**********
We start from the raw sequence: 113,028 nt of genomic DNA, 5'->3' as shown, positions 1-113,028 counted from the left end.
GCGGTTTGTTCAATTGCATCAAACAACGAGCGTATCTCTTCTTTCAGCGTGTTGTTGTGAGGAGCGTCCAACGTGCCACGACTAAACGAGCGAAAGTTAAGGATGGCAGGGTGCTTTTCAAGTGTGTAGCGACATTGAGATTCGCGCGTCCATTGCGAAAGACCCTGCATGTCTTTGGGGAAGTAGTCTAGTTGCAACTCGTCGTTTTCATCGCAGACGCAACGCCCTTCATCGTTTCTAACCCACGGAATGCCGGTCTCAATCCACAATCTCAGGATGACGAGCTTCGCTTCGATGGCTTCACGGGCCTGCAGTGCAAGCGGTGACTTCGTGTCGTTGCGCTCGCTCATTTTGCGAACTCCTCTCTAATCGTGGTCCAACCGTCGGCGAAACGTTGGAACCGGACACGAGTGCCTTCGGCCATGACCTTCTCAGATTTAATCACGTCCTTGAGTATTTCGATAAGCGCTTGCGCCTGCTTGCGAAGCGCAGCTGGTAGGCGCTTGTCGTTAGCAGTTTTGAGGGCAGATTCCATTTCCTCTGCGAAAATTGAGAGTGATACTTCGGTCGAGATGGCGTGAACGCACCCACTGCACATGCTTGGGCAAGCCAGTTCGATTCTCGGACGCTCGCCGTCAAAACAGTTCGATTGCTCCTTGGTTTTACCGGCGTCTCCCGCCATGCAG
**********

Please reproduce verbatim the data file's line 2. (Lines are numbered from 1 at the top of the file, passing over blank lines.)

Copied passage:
GCGGTTTGTTCAATTGCATCAAACAACGAGCGTATCTCTTCTTTCAGCGTGTTGTTGTGAGGAGCGTCCAACGTGCCACGACTAAACGAGCGAAAGTTAAGGATGGCAGGGTGCTTTTCAAGTGTGTAGCGACATTGAGATTCGCGCGTCCATTGCGAAAGACCCTGCATGTCTTTGGGGAAGTAGTCTAGTTGCAACTCGTCGTTTTCATCGCAGACGCAACGCCCTTCATCGTTTCTAACCCACGGAATGCCGGTCTCAATCCACAATCTCAGGATGACGAGCTTCGCTTCGATGGCTTCACGGGCCTGCAGTGCAAGCGGTGACTTCGTGTCGTTGCGCTCGCTCATTTTGCGAACTCCTCTCTAATCGTGGTCCAACCGTCGGCGAAACGTTGGAACCGGACACGAGTGCCTTCGGCCATGACCTTCTCAGATTTAATCACGTCCTTGAGTATTTCGATAAGCGCTTGCGCCTGCTTGCGAAGCGCAGCTGGTAGGCGCTTGTCGTTAGCAGTTTTGAGGGCAGATTCCATTTCCTCTGCGAAAATTGAGAGTGATACTTCGGTCGAGATGGCGTGAACGCACCCACTGCACATGCTTGGGCAAGCCAGTTCGATTCTCGGACGCTCGCCGTCAAAACAGTTCGATTGCTCCTTGGTTTTACCGGCGTCTCCCGCCATGCAG